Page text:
Sorry, but copying text is forbidden on this website!
Newton was known as a natural philosopher during his life but his theories of motion, gravity, light, etc formed the cornerstone of what would become known as physics. He probably contributed more to the science than any single person before or after him. Newton’s 1687 publication of the Principia is considered to be among the most influential books in the history of science, laying the groundwork for most of classical mechanics.
In this work, Newton described universal gravitation and the three laws of motion which dominated the scientific view of the physical universe for the next three centuries. Albert Einstein (Father of Modern Physics) Albert Einstein was one of a group of physicists in the early part of the 20th century who started to form new and more complex theories that extended the work of Newton to new situations.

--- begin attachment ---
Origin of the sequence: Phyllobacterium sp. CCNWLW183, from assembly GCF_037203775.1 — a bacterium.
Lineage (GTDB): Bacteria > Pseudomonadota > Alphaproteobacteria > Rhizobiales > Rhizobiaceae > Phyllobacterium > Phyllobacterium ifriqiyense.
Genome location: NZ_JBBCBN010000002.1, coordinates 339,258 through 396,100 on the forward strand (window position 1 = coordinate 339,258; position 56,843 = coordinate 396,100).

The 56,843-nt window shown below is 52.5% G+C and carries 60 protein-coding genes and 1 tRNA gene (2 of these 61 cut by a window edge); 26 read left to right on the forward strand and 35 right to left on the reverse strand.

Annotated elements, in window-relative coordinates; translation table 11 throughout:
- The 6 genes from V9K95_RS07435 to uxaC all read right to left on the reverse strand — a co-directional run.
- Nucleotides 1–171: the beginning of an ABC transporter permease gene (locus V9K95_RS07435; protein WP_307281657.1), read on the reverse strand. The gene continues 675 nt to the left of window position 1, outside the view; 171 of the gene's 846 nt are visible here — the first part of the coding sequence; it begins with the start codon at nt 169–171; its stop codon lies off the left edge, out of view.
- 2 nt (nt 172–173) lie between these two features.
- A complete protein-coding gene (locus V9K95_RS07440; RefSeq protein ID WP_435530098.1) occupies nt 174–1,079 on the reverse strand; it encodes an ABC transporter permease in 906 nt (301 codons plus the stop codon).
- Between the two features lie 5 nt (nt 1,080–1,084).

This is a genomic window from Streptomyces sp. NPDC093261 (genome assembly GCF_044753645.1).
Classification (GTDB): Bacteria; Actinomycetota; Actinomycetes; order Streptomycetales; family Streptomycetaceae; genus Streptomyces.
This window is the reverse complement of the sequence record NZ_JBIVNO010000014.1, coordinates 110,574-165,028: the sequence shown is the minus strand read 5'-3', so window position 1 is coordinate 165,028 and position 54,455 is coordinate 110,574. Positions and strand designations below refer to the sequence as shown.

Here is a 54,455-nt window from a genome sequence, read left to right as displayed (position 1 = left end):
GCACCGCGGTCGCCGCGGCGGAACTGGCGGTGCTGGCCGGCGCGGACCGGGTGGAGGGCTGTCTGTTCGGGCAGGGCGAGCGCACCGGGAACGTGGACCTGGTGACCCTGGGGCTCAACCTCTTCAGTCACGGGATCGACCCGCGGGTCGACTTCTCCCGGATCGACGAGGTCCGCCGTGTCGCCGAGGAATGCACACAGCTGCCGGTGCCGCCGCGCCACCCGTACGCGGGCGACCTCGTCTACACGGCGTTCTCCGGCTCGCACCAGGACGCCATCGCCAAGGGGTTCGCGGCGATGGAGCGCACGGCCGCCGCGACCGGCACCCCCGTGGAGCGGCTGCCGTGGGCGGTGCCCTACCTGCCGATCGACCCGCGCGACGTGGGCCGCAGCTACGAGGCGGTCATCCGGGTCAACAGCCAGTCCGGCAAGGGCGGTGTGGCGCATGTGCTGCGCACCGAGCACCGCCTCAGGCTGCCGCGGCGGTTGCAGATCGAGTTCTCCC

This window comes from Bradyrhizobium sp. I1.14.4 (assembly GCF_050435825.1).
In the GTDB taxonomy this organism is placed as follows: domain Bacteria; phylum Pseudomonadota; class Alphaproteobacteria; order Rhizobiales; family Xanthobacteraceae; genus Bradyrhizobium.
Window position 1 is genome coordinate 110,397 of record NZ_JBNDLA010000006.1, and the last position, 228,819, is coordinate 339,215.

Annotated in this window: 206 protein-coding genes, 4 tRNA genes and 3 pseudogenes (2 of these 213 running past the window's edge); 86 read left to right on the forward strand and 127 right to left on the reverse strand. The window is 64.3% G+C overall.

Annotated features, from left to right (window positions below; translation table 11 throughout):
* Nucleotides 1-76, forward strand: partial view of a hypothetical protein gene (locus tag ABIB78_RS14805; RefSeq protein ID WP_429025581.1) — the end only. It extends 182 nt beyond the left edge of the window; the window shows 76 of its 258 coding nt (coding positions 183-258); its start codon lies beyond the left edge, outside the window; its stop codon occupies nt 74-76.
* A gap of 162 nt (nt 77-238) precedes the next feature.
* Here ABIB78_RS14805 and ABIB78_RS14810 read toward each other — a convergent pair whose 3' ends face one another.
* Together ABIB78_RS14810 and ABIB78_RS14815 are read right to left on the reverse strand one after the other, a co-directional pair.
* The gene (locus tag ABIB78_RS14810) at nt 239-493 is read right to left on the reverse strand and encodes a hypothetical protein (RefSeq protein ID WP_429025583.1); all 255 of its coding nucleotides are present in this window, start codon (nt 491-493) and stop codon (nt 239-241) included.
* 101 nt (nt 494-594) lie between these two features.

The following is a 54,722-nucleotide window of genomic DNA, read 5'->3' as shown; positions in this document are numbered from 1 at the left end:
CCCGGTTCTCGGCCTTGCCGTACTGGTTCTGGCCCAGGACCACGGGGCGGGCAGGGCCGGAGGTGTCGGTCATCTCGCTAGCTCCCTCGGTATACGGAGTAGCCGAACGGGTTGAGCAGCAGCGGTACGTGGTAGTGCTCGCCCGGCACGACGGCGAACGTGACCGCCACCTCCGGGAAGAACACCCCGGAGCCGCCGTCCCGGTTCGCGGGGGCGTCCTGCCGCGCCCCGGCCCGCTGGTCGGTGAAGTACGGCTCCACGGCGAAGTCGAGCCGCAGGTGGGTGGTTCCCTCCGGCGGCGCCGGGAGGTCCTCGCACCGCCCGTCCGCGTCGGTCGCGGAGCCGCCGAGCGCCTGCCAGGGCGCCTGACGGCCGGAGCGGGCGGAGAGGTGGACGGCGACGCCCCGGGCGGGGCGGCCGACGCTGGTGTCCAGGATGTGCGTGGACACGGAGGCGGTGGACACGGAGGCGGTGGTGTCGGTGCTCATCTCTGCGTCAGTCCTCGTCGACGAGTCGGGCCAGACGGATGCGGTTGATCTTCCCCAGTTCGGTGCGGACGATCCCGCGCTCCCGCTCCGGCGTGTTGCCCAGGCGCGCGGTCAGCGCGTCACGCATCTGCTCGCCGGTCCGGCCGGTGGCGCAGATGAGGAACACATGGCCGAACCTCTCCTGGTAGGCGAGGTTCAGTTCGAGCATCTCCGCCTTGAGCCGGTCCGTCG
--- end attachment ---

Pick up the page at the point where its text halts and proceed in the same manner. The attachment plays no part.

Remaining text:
Einstein’s most famous work on relativity extended the work of Newton to include very high velocities (approaching the speed of light) and the effect of mass on space. Einstein was not alone in extending the boundaries of physics at this time, a good claim could probably be made for a number of contributors to quantum mechanics who lived at the same time to share the title of “Father of modern Physics” but Einstein has for a number of reasons, not least the quality and complexity of his work gained the title “Father of Modern Physics” at least in the popular media.
Albert Einstein’s many contributions to physics include the special and general theories of relativity, the founding of relativistic cosmology, the first post-Newtonian expansion, explaining the perihelion advance of Mercury, prediction of the deflection of light by gravity and gravitational lensing, the first fluctuation dissipation theorem which explained the Brownian movement of molecules, the photon theory and wave-particle duality, the quantum theory of atomic motion in solids, the zero-point energy concept, the semi-classical version of the Schrodinger equation, and the quantum theory of a monatomic gas which predicted Bose–Einstein condensation.